The Iraqi High Commission for Human Rights (IHCHR) found it absurd that some government parties are doubting its work, especially its statistics on the protests in Iraq.
The IHCHR revealed, in its statement, ridiculed the strange reactions delivered by a number of spokesmen for government institutions or by some political figures who try to defame the truth presented by the Commission.
This isn’t the first time that IHCHR's credibility or statistics are suspected with no proof, the statement read.
It called on all parties to review The Paris Principles 1990, by which the national institutions were established and approved. It also called on the parties to go back to IHCHR law no. (53) for the year (2008) to be informed of the Commission's tasks, duties, term, and nature of its work.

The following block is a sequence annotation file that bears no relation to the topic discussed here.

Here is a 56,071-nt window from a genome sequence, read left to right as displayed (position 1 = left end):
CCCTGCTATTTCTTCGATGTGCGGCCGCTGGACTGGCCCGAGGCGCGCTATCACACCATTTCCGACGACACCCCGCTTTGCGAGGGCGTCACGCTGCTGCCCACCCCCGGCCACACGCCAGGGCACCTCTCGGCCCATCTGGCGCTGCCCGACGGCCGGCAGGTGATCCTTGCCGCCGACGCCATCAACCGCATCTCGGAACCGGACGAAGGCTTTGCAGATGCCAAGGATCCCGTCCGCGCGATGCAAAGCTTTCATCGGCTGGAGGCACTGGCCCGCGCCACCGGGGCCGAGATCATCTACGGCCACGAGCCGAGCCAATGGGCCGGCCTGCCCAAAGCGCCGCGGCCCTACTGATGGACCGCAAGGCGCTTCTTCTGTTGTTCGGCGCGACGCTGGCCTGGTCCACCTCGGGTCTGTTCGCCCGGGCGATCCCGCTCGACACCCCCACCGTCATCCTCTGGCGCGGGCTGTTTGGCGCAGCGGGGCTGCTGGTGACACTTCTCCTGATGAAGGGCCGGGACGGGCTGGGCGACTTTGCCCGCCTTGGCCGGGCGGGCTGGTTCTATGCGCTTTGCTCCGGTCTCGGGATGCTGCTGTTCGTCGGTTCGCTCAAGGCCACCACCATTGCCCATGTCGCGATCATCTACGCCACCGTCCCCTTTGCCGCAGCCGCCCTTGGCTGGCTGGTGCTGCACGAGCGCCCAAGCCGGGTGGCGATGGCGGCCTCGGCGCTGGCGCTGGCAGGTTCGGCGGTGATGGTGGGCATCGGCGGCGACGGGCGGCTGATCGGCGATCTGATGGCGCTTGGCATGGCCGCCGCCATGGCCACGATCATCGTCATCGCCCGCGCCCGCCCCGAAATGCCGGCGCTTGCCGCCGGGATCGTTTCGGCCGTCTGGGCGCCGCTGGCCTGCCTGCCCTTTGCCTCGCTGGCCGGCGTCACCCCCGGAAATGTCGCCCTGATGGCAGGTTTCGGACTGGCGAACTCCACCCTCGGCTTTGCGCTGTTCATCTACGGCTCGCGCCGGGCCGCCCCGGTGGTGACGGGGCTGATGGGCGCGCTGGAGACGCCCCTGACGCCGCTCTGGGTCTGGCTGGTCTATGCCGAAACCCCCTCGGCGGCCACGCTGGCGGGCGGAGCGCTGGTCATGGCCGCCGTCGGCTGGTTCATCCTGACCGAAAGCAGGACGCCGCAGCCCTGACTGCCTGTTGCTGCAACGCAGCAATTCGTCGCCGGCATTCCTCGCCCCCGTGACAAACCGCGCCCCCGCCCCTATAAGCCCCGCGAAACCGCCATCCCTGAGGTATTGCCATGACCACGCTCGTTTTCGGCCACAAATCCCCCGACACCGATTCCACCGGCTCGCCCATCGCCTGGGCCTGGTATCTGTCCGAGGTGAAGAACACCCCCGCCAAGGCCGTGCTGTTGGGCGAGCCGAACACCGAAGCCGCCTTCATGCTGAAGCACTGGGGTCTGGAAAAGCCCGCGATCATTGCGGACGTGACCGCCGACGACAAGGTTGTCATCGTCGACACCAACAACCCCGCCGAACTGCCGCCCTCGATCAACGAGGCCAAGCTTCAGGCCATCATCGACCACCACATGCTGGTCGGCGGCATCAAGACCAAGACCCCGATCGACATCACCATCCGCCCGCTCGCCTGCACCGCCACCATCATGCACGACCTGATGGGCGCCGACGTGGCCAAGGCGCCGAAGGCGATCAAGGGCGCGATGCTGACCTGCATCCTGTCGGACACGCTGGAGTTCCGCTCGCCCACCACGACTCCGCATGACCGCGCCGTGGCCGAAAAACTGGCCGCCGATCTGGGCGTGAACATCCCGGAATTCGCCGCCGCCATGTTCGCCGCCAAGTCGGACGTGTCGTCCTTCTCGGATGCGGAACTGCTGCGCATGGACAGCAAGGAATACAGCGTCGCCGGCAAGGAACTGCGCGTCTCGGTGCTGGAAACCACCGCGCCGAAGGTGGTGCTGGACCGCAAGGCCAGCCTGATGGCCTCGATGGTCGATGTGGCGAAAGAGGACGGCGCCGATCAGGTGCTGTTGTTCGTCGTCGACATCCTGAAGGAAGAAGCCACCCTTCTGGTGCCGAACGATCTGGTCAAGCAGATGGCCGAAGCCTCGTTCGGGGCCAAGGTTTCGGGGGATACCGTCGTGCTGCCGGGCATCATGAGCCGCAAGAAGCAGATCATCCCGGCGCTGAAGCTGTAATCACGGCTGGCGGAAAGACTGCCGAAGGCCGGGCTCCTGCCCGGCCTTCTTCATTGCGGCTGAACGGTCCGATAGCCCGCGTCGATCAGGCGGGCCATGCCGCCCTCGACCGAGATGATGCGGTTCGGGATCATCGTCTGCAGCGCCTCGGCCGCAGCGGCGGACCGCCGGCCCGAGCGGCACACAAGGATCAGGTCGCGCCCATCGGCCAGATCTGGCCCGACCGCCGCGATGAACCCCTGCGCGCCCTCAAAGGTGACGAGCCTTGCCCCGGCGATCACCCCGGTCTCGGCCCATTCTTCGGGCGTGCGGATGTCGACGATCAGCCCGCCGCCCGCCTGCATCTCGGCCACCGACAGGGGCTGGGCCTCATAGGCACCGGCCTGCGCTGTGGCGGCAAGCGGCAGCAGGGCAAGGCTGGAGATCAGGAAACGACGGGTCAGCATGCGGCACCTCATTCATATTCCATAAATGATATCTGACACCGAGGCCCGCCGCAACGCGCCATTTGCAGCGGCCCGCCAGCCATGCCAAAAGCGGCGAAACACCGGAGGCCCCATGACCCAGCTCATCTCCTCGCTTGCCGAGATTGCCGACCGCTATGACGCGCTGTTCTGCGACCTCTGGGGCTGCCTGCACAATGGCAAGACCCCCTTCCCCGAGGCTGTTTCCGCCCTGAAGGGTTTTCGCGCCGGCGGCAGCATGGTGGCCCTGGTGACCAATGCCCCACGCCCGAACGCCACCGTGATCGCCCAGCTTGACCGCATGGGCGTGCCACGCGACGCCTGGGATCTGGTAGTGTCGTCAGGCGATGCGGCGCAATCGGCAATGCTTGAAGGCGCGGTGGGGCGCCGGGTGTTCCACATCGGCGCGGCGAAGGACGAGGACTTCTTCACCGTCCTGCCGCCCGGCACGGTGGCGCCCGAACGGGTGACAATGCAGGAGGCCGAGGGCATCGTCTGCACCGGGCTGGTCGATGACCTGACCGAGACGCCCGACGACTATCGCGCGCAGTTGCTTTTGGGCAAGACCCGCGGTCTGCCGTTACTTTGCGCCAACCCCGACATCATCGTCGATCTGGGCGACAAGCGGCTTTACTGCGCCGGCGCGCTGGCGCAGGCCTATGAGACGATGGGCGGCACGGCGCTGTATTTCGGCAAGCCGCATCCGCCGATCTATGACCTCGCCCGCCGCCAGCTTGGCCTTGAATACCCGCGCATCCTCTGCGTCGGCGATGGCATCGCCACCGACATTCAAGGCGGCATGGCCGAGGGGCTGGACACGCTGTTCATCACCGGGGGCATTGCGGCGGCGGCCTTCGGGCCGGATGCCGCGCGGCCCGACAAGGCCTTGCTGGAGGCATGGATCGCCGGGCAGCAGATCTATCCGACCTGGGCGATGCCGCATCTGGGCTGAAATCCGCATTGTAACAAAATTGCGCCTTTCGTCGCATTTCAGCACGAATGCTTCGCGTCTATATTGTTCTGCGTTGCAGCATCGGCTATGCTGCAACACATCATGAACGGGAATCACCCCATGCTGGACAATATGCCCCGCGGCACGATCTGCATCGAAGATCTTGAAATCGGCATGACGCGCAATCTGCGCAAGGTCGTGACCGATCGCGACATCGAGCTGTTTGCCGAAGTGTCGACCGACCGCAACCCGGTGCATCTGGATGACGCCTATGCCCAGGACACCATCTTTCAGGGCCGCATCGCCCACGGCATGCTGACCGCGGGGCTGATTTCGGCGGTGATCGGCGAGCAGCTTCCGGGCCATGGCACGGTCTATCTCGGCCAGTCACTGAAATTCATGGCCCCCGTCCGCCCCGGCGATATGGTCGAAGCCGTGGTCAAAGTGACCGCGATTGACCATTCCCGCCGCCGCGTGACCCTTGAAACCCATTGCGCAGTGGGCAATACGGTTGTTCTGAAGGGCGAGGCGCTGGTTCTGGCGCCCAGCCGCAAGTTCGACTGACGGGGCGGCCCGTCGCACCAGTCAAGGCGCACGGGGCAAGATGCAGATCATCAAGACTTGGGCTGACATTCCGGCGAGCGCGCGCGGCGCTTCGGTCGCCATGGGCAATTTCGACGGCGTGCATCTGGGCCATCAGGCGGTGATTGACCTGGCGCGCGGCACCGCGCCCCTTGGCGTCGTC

Any accusation against the Commission shows a lack of knowledge in its mission or an attempt to doubt the violations it discloses, it added.
IHCHR Member Dr. Fadhel al-Gharawi stated to Asharq Al-Awsat newspaper that the Commission has a working mechanism on dealing with human rights topics based on its law no. (58) for the year (2008). Among the purposes of this law is to reinforce and protect human rights in the country.
Gharawi noted that the Commission is working on more than 14 issues within this framework in addition to the existing topics in Iraq.
He added that the Commission’s plan of work is based on deploying monitoring teams on four fronts: in squares, hospitals and medical centers, police stations, and justice institutions.
Earlier, Iraqi Interior Ministry Spokesman Khalid al-Muhanna accused the IHCHR of publishing inaccurate statistics.